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  • Writer's pictureThe San Juan Daily Star

Russia strikes Danube River port, escalating attacks on Ukrainian agriculture

Furniture is removed from a house that was struck by Russian air bombardment in the town of New York in the Donetsk region of Ukraine, July 23, 2023.

By Matthew Mpoke Bigg

Russia bombarded infrastructure at a port on the Danube River in southern Ukraine with drones, local authorities said Monday, destroying a grain hangar in an escalation of its efforts to cripple Ukrainian agriculture, one of the country’s leading industries.

The attack appeared to signal that Moscow, having pulled out from a deal that enabled Ukraine to ship its grain across the Black Sea, is now targeting the country’s alternative export routes.

Global wheat prices, which rose last week after Russia pulled out of the Black Sea grain deal, rose around 5.5% in Monday morning trading.

A local news website in the port of Reni said the attacks had happened there and published a photograph of the aftermath. Reni, a town of around 18,000 people more than 130 miles southwest of the city of Odesa, lies on the east bank of the Danube, just across from Romania, which is a member of NATO.

Romania’s Ministry of Defense on Monday condemned an attack on civilian targets and critical infrastructure in Ukraine “located in the proximity of the Romanian borders,” an apparent reference to the drone strikes. The ministry said it was maintaining a posture of “enhanced vigilance” with its allies along the alliance’s eastern flank.

“There are no potential direct military threats against our national territory or Romania’s territorial waters,” the ministry said in a statement.

The drone attack occurred over the course of four hours, Oleh Kiper, the head of the regional military administration, wrote on the Telegram messaging app, adding that three drones were shot down by Ukraine’s air defenses. He said seven people were injured, three with light shrapnel wounds and one who was in serious condition.

Mike Lee, director of Green Square Agro Consultancy, which specializes in the Black Sea and Eastern Europe, said the attack appeared to be the first on a Danube port this year. He called it a “massive escalation” by Moscow in terms of the effect it could have on Ukraine’s ability to use alternative routes for its exports.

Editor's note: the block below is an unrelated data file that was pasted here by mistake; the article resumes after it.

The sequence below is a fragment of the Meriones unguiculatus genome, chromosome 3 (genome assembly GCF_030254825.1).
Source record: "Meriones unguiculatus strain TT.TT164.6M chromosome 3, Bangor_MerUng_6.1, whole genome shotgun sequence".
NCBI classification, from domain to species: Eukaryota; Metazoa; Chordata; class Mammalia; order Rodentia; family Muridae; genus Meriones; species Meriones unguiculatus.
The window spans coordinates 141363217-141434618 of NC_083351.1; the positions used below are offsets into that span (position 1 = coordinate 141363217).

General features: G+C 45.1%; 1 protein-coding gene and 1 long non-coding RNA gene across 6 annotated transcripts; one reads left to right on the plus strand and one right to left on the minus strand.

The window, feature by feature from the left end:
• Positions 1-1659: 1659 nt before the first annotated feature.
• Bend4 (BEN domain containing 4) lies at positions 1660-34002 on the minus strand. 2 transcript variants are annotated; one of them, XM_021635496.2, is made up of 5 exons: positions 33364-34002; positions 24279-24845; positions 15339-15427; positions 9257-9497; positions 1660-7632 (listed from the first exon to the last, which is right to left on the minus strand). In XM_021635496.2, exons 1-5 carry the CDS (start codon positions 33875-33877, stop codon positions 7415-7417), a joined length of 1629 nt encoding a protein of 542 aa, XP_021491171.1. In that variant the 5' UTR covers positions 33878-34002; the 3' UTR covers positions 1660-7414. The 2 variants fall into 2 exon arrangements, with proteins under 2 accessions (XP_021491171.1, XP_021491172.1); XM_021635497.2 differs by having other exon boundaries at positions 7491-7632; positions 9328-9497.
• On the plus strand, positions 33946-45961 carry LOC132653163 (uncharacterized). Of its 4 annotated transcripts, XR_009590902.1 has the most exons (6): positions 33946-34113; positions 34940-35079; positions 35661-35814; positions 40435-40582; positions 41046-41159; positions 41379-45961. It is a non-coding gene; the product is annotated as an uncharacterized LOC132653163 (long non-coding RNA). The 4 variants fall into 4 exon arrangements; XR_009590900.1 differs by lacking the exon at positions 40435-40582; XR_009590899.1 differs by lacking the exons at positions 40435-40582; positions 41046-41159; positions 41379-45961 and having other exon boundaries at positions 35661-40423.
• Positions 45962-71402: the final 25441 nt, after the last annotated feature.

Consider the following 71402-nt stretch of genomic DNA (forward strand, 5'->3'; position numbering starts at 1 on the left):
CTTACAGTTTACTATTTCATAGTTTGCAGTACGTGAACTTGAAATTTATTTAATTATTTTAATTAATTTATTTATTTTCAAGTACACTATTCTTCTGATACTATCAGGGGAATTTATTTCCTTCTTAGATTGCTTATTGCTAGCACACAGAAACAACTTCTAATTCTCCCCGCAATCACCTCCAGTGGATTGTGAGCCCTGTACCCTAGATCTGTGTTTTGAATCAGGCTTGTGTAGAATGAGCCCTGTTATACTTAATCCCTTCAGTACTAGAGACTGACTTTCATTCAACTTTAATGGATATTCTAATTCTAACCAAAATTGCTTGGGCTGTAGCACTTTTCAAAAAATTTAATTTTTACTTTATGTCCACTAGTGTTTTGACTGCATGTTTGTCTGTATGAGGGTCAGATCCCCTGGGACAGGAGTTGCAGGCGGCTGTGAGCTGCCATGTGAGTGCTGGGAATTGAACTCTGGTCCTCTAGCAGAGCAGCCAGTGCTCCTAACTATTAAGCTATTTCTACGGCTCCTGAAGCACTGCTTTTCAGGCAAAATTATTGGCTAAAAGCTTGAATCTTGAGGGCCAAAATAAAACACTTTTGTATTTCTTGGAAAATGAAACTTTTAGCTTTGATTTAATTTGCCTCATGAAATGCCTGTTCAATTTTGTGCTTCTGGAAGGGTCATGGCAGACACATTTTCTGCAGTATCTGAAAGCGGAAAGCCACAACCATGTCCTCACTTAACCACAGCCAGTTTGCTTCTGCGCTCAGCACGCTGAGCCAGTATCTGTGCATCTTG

Since the Kremlin pulled out of the Black Sea Grain Initiative last week, its forces have launched attacks nearly every night on the city of Odesa and its Black Sea port, destroying grain stocks and infrastructure.

Those attacks, along with Moscow’s warning that it would consider any ship approaching Ukraine’s Black Sea ports as potentially carrying military cargo, made Ukraine’s alternative grain routes more important.

Ukraine has been exporting around 2 million metric tons of grain per month through its Danube River ports, according to Benoît Fayaud, deputy executive director of Stratégie Grains, an agricultural economy research firm.

The attack on Reni could deter commercial vessels from using the port in the short term and could raise the cost of insurance, Fayaud said. He said the assault on the port was likely one reason for the rise in wheat prices.

Ukraine is a major producer of grain and other food crops. The United Nations has said that Russia’s attempts to stop Ukraine’s exports exacerbate a hunger crisis faced by some countries in Africa and the Middle East, including Afghanistan, Yemen, Somalia and South Sudan. Ukraine exports grain via road and rail into European Union countries, as well as via the Danube ports. Last summer, Brussels took steps to smooth the path for Ukraine’s overland grain exports.

But after protests by farmers in some EU countries, the bloc allowed Bulgaria, Hungary, Poland, Romania and Slovakia to ban domestic sales of Ukrainian wheat, corn, rapeseed and sunflower seeds, though they continued to allow the transit of those items for export elsewhere.

The ban is expected to end Sept. 15. Last week, however, ministers from those five countries called for the bloc to allow the bans to be extended — a call that further underlined the importance of the Danube River ports to Ukraine.

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